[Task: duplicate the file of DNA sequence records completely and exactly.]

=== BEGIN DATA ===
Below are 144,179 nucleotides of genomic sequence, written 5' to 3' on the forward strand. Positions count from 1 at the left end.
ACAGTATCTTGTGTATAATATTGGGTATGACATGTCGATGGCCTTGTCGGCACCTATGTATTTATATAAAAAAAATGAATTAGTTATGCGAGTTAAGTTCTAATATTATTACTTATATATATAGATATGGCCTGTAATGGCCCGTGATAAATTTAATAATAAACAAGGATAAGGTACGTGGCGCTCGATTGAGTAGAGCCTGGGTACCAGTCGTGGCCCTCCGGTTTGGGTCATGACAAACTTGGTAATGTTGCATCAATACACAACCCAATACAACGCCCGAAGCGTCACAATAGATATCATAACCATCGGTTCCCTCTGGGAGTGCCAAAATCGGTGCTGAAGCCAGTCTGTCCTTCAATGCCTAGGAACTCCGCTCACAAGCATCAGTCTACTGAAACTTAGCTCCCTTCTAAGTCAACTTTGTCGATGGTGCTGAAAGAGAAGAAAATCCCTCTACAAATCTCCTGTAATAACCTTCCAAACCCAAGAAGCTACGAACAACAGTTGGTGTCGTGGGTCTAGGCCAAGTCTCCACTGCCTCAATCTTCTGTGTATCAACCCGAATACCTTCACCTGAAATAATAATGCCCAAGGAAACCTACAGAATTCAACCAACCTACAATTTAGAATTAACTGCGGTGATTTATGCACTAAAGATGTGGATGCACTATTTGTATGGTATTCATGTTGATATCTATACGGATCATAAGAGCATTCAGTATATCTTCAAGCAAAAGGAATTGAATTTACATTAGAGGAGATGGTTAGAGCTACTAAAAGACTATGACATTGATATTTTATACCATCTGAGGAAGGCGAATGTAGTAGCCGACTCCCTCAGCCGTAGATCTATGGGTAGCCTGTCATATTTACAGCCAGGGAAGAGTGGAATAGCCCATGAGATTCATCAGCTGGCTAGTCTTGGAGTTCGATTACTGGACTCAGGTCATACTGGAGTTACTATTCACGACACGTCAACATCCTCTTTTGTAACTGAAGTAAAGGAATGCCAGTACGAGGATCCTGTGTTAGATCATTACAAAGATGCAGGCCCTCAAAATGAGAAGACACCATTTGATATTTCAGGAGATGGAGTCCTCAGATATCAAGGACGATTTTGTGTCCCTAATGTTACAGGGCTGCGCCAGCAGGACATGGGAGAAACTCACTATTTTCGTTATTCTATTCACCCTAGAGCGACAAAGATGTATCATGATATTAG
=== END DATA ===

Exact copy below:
Below are 144,179 nucleotides of genomic sequence, written 5' to 3' on the forward strand. Positions count from 1 at the left end.
ACAGTATCTTGTGTATAATATTGGGTATGACATGTCGATGGCCTTGTCGGCACCTATGTATTTATATAAAAAAAATGAATTAGTTATGCGAGTTAAGTTCTAATATTATTACTTATATATATAGATATGGCCTGTAATGGCCCGTGATAAATTTAATAATAAACAAGGATAAGGTACGTGGCGCTCGATTGAGTAGAGCCTGGGTACCAGTCGTGGCCCTCCGGTTTGGGTCATGACAAACTTGGTAATGTTGCATCAATACACAACCCAATACAACGCCCGAAGCGTCACAATAGATATCATAACCATCGGTTCCCTCTGGGAGTGCCAAAATCGGTGCTGAAGCCAGTCTGTCCTTCAATGCCTAGGAACTCCGCTCACAAGCATCAGTCTACTGAAACTTAGCTCCCTTCTAAGTCAACTTTGTCGATGGTGCTGAAAGAGAAGAAAATCCCTCTACAAATCTCCTGTAATAACCTTCCAAACCCAAGAAGCTACGAACAACAGTTGGTGTCGTGGGTCTAGGCCAAGTCTCCACTGCCTCAATCTTCTGTGTATCAACCCGAATACCTTCACCTGAAATAATAATGCCCAAGGAAACCTACAGAATTCAACCAACCTACAATTTAGAATTAACTGCGGTGATTTATGCACTAAAGATGTGGATGCACTATTTGTATGGTATTCATGTTGATATCTATACGGATCATAAGAGCATTCAGTATATCTTCAAGCAAAAGGAATTGAATTTACATTAGAGGAGATGGTTAGAGCTACTAAAAGACTATGACATTGATATTTTATACCATCTGAGGAAGGCGAATGTAGTAGCCGACTCCCTCAGCCGTAGATCTATGGGTAGCCTGTCATATTTACAGCCAGGGAAGAGTGGAATAGCCCATGAGATTCATCAGCTGGCTAGTCTTGGAGTTCGATTACTGGACTCAGGTCATACTGGAGTTACTATTCACGACACGTCAACATCCTCTTTTGTAACTGAAGTAAAGGAATGCCAGTACGAGGATCCTGTGTTAGATCATTACAAAGATGCAGGCCCTCAAAATGAGAAGACACCATTTGATATTTCAGGAGATGGAGTCCTCAGATATCAAGGACGATTTTGTGTCCCTAATGTTACAGGGCTGCGCCAGCAGGACATGGGAGAAACTCACTATTTTCGTTATTCTATTCACCCTAGAGCGACAAAGATGTATCATGATATTAG